Gibbs of Transform Justice said: “I'm surprised and disappointed that the ICO appears to have decided that the release of a shorter, rewritten document was an ‘administrative error’. If so, can we see the documentary proof for this? And why were we given a summary, rather than the full research document?”
It was only after BuzzFeed News revealed the full leaked report that the MoJ went from denying it existed to releasing it to those who had originally requested it under FOI.
Andrew Walker QC, chair of the Bar Council, said the government’s resistance to making the research public in the first place was “deeply disappointing”.
He told BuzzFeed News “Our judges are uniquely well placed to see the effects of cuts in legal aid, and they are clearly deeply concerned. While they may feel constrained about speaking publicly about what they see in their courtrooms, their voices and experiences (appropriately anonymised) should not be kept from Parliament and the public in such an important area of policy debate.
“Indeed, in many areas, judges' concerns about the effects on justice of increasing numbers of unrepresented parties are already well known. It is difficult to see what is fundamentally different about their experiences in criminal courts, so the decision not to publish the full research remains deeply disappointing.
“It is increasingly clear that more funding for our justice system is urgently required. Parliament and the public should not be kept in the dark about the extent of the damage that the cuts have inflicted.”
Shadow justice secretary Richard Burgon said: “No one should be denied proper legal representation when their liberty is at stake. This research shone a spotlight on the very serious undermining of access to justice in our country that is becoming all too common under the Conservatives’ austerity agenda.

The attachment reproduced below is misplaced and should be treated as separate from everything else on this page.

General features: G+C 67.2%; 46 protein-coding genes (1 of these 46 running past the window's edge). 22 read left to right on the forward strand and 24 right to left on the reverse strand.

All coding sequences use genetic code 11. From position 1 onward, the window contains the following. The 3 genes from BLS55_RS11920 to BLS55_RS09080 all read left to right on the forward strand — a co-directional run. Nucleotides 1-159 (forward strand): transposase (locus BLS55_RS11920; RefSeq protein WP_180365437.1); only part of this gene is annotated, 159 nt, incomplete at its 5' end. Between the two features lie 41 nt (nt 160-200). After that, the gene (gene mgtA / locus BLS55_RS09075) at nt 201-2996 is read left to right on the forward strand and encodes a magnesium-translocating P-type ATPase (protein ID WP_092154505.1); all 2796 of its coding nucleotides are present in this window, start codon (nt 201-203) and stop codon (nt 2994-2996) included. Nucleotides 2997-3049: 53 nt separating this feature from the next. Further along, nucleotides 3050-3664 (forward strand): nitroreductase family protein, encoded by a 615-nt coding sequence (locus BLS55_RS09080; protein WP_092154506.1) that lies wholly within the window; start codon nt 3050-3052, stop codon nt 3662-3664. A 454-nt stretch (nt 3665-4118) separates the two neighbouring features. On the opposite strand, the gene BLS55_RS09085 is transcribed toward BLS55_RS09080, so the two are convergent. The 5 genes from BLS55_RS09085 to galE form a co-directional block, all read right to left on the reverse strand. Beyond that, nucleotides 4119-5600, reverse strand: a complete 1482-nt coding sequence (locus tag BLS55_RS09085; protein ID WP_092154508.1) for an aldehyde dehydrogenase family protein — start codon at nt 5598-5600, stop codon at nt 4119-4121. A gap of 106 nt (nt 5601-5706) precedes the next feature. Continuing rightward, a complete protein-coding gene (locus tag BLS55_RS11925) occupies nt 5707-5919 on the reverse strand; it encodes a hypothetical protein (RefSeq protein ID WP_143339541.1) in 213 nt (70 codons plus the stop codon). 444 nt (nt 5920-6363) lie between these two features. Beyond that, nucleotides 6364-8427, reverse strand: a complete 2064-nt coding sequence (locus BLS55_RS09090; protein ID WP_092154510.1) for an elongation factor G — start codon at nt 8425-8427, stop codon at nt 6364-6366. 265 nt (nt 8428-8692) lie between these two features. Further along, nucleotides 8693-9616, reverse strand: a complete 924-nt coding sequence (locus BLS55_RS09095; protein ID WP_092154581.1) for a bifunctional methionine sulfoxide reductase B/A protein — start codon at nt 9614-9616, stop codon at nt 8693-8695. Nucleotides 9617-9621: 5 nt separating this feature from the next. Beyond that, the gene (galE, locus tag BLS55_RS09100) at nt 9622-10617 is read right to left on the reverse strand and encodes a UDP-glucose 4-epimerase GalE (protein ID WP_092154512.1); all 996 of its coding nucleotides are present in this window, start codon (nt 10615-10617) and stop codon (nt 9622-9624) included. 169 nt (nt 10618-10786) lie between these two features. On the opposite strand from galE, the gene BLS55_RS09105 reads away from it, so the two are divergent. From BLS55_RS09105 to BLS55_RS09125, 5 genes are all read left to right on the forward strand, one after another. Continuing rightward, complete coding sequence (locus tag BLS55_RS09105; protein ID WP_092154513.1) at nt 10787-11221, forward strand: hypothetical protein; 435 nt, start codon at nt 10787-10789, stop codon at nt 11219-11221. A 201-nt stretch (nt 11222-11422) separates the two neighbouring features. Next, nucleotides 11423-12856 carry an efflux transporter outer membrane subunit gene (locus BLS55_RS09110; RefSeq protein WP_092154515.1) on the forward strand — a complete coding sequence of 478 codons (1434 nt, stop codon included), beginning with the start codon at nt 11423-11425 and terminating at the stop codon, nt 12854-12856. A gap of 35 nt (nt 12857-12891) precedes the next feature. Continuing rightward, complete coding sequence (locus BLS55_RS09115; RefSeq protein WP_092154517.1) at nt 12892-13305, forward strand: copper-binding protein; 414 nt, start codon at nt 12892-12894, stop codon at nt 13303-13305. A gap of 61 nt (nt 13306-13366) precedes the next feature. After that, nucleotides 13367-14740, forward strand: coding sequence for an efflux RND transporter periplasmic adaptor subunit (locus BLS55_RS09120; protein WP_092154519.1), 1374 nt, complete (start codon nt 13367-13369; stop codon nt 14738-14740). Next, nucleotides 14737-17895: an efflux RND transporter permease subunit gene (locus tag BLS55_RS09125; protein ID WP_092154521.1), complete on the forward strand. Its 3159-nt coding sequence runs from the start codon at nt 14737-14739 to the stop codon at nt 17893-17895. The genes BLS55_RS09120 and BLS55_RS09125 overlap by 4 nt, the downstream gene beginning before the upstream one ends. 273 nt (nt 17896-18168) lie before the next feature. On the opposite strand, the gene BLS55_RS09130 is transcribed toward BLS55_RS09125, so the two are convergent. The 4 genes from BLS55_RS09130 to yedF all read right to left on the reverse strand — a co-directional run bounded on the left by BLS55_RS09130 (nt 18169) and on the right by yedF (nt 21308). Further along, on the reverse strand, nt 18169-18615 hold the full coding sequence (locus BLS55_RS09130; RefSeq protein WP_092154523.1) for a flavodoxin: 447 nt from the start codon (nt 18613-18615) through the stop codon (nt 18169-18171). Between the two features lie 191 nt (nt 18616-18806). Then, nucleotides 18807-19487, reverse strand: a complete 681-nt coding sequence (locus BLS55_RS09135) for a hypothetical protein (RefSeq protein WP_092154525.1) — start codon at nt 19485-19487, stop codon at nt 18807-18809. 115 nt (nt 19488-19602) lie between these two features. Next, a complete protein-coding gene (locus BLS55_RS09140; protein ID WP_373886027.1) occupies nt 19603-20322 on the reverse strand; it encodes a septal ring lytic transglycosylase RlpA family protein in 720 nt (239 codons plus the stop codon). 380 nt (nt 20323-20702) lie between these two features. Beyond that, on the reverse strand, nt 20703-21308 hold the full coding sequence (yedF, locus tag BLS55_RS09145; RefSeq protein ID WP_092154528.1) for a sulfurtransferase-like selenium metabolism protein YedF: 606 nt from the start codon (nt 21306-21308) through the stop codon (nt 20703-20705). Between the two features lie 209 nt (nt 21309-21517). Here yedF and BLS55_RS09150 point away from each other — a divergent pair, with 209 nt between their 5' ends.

“It is not right that this information about only came to light become of the determined campaigning of BuzzFeed.
“Instead of the government giving the impression that it is trying to sweep such problems under the carpet, we need an open and transparent debate in this country about the viability of the criminal justice system and the very real threats to its future caused by unprecedented cuts.”
The Secret Barrister, the criminal barrister who has written an anonymous, best-selling book about the crisis in the justice system, said the department's release of the summary rather the full research "does not cast the MoJ in a positive light, as had BuzzFeed not known about the 36-page report, it is clear that the MoJ had no intention of disclosing its existence, and would have happily given the erroneous impression that the 7-page report represented the extent of the research".
An ICO spokesperson said: “The ICO is dedicated to upholding information rights in the public interest and it is important for people to exercise their legal right to access information from public bodies and for those public bodies to obey the law.
“We have carried out a detailed investigation and in this case found insufficient evidence that the law was breached. The Ministry of Justice have co-operated with the investigation throughout. There is a right of appeal through the Victim’s Code.”
A Ministry of Justice spokesperson said: “The Information Commissioner’s Office has concluded that there is absolutely no evidence of any attempt to deliberately withhold information.
“As we have repeatedly made clear, the 36-page version of the report was an early draft and clearly marked as such and we released the report as requested.”